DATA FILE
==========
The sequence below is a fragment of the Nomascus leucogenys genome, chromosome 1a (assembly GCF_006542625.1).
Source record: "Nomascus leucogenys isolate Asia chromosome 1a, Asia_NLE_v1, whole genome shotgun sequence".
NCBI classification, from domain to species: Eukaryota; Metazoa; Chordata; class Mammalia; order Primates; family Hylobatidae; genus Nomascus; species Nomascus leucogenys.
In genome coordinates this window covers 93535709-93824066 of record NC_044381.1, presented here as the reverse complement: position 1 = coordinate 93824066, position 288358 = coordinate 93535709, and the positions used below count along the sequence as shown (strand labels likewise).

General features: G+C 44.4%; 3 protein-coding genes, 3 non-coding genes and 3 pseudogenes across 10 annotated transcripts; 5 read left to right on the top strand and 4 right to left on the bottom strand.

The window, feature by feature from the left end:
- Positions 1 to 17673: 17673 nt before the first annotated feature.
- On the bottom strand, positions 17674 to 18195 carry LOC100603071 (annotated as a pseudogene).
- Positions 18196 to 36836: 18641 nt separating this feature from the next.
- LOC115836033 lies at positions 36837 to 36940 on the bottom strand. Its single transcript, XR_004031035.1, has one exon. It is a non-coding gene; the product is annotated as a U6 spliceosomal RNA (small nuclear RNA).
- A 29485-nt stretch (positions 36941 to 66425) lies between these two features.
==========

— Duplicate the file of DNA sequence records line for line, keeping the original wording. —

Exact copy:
The sequence below is a fragment of the Nomascus leucogenys genome, chromosome 1a (assembly GCF_006542625.1).
Source record: "Nomascus leucogenys isolate Asia chromosome 1a, Asia_NLE_v1, whole genome shotgun sequence".
NCBI classification, from domain to species: Eukaryota; Metazoa; Chordata; class Mammalia; order Primates; family Hylobatidae; genus Nomascus; species Nomascus leucogenys.
In genome coordinates this window covers 93535709-93824066 of record NC_044381.1, presented here as the reverse complement: position 1 = coordinate 93824066, position 288358 = coordinate 93535709, and the positions used below count along the sequence as shown (strand labels likewise).

General features: G+C 44.4%; 3 protein-coding genes, 3 non-coding genes and 3 pseudogenes across 10 annotated transcripts; 5 read left to right on the top strand and 4 right to left on the bottom strand.

The window, feature by feature from the left end:
- Positions 1 to 17673: 17673 nt before the first annotated feature.
- On the bottom strand, positions 17674 to 18195 carry LOC100603071 (annotated as a pseudogene).
- Positions 18196 to 36836: 18641 nt separating this feature from the next.
- LOC115836033 lies at positions 36837 to 36940 on the bottom strand. Its single transcript, XR_004031035.1, has one exon. It is a non-coding gene; the product is annotated as a U6 spliceosomal RNA (small nuclear RNA).
- A 29485-nt stretch (positions 36941 to 66425) lies between these two features.